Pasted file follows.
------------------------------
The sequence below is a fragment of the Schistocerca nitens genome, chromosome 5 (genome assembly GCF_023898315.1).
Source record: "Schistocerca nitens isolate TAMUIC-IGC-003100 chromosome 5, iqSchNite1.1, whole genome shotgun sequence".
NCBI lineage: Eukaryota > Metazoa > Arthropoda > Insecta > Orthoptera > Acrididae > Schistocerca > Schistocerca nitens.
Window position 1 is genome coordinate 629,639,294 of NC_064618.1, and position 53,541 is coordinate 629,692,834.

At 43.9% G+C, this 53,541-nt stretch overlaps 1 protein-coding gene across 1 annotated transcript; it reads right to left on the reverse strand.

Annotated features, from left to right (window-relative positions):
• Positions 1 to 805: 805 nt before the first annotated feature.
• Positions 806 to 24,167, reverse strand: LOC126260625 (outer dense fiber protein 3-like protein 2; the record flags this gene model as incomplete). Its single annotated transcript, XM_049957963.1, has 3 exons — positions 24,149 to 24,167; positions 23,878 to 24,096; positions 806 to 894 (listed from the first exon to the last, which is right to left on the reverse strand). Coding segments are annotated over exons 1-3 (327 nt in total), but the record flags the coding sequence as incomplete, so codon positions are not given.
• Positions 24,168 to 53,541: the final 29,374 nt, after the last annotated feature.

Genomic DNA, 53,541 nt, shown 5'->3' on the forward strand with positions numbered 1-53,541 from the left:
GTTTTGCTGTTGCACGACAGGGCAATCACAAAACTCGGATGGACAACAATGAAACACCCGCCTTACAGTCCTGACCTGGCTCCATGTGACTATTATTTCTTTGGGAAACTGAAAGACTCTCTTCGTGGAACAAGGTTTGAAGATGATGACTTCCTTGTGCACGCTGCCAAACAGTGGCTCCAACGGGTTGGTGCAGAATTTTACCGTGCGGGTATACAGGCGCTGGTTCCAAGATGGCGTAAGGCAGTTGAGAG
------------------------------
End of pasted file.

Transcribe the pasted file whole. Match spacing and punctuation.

The sequence below is a fragment of the Schistocerca nitens genome, chromosome 5 (genome assembly GCF_023898315.1).
Source record: "Schistocerca nitens isolate TAMUIC-IGC-003100 chromosome 5, iqSchNite1.1, whole genome shotgun sequence".
NCBI lineage: Eukaryota > Metazoa > Arthropoda > Insecta > Orthoptera > Acrididae > Schistocerca > Schistocerca nitens.
Window position 1 is genome coordinate 629,639,294 of NC_064618.1, and position 53,541 is coordinate 629,692,834.

At 43.9% G+C, this 53,541-nt stretch overlaps 1 protein-coding gene across 1 annotated transcript; it reads right to left on the reverse strand.

Annotated features, from left to right (window-relative positions):
• Positions 1 to 805: 805 nt before the first annotated feature.
• Positions 806 to 24,167, reverse strand: LOC126260625 (outer dense fiber protein 3-like protein 2; the record flags this gene model as incomplete). Its single annotated transcript, XM_049957963.1, has 3 exons — positions 24,149 to 24,167; positions 23,878 to 24,096; positions 806 to 894 (listed from the first exon to the last, which is right to left on the reverse strand). Coding segments are annotated over exons 1-3 (327 nt in total), but the record flags the coding sequence as incomplete, so codon positions are not given.
• Positions 24,168 to 53,541: the final 29,374 nt, after the last annotated feature.

Genomic DNA, 53,541 nt, shown 5'->3' on the forward strand with positions numbered 1-53,541 from the left:
GTTTTGCTGTTGCACGACAGGGCAATCACAAAACTCGGATGGACAACAATGAAACACCCGCCTTACAGTCCTGACCTGGCTCCATGTGACTATTATTTCTTTGGGAAACTGAAAGACTCTCTTCGTGGAACAAGGTTTGAAGATGATGACTTCCTTGTGCACGCTGCCAAACAGTGGCTCCAACGGGTTGGTGCAGAATTTTACCGTGCGGGTATACAGGCGCTGGTTCCAAGATGGCGTAAGGCAGTTGAGAG